Also on the list should be the much talked about infrastructure program.  The Democrats made this a campaign issue in 2016 and it would be politically difficult to walk back from it now even though it has become a Republican agenda item.  Republicans should tout the job benefits and positive tax revenue aspects that would result from such a program to offset the enormous multi-year cost.

Other campaign promises which were renewed in Trump’s speech will need to be addressed but the repeal and replacement of the ACA needs careful study and must be done correctly to avoid a health care and political disaster. There are reports that the House is nearing completion on a repeal/replace bill but details have not been revealed. 

House conservatives are vowing obstruction based on reports of the use of tax credits to lower the effect of high premiums. They promise a fight over this part of the policy describing it as “ObamaCare Lite” and they want separate bills on repeal and replace.  It’s imperative that the Republican caucus overcome these major divisions and put out one (or two) bill(s) simultaneously with the support of large majorities to avoid a political disaster.  The two thousand page ACA cannot be replaced with an overly simple bill that does not respond to all the complexities of the original.  This will take time and it would be time well spent.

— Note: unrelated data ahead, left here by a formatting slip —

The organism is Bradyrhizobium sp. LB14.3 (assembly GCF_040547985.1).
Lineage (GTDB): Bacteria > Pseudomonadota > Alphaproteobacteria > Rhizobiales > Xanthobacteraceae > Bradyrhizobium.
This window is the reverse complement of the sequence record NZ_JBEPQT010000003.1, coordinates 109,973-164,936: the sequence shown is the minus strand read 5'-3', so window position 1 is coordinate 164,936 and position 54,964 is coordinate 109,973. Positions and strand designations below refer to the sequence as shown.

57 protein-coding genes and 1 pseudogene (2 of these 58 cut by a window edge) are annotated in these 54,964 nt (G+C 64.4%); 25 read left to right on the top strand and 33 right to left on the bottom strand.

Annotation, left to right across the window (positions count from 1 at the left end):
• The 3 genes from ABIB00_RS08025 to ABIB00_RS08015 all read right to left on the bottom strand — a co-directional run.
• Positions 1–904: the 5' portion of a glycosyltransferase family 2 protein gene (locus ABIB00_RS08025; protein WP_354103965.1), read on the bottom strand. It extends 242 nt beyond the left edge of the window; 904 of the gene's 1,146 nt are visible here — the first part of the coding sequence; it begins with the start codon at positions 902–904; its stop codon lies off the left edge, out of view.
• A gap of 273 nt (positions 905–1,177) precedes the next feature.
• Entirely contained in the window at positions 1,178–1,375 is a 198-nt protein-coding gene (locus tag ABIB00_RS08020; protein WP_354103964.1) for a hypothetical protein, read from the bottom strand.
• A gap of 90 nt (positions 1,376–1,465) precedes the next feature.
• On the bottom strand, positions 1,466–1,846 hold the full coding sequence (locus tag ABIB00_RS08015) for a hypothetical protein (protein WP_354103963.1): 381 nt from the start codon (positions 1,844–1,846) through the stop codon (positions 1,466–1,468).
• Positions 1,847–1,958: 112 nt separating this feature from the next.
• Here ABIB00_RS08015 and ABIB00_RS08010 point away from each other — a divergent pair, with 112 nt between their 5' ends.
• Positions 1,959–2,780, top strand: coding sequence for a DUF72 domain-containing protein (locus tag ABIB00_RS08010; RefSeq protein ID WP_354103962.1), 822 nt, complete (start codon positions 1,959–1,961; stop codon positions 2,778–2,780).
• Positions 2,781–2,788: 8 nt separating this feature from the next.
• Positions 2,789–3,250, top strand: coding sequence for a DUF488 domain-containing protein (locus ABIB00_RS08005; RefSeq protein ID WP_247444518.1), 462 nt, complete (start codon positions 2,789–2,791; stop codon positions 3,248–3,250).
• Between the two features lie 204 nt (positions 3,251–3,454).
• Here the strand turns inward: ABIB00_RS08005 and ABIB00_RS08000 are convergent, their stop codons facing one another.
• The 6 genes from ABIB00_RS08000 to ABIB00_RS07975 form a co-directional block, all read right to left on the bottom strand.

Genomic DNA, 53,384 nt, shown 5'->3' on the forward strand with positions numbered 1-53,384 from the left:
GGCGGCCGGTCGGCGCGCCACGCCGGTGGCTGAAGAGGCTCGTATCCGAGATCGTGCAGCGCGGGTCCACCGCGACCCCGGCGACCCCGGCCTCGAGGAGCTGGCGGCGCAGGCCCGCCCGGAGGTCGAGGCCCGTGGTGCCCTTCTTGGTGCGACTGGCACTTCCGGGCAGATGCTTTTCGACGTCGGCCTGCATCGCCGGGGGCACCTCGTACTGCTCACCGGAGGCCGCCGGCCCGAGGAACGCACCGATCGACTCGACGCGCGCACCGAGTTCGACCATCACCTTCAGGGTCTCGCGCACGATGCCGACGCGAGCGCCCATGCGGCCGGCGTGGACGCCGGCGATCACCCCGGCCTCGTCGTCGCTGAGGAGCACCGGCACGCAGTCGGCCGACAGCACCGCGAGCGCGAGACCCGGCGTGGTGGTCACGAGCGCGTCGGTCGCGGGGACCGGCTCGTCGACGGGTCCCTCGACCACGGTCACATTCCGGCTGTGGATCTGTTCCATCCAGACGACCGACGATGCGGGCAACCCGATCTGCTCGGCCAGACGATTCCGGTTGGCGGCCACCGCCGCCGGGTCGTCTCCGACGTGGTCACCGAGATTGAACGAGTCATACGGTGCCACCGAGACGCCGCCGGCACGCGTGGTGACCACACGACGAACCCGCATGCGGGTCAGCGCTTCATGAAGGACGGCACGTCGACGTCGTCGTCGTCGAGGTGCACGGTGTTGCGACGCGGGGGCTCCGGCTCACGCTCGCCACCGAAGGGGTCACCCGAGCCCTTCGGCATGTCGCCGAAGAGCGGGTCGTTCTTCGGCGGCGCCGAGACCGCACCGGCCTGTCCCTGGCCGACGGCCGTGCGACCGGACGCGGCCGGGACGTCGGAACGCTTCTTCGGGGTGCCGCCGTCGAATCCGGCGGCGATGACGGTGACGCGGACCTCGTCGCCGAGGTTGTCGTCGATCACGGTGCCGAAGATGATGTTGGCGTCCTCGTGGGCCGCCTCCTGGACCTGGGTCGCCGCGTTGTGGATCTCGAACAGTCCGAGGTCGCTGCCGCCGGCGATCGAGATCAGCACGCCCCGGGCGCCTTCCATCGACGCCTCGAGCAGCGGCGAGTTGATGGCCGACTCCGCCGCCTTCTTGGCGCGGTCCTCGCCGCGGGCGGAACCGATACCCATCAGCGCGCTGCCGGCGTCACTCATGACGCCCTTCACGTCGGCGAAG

Of course, Trump’s agenda and legislative progress is now being over shadowed by the “scandal” de jour.  Democrats, desperate to find anything to discredit the administration in the name of “resistance” are hoping to connect the Russian hacking of the Democratic National Committee and Hillary’s e-mails to the Trump campaign and to Trump himself. 

A separate but connected issue relates to current Attorney General Jeff Session’s testimony as a cabinet nominee in response to questions by Democratic Senators Al Franken and Patrick Leahy.  He appeared to state under oath,  that he had not had any conversations with Russian government officials but later offered that he had met twice with the Russian Ambassador to the U.S.  Democrats, not surprisingly, are calling for perjury charges to be filed against Sessions.  

But there are mitigating issues which would have to be explored prior to such a drastic action.  Sessions claims that in the context of the specific questions his answer was truthful since the context was related to Trump campaign officials or surrogates, which he was neither, although he admitted to having been “called a surrogate a few times”.  Then there is the fact that before his confirmation as Attorney General he was a sitting Senator serving on the Senate Armed Services Committee and as such it was normal for him to come in contact with numerous foreign ambassadors, which wasn’t the subject of the specific questions posed at the confirmation hearing.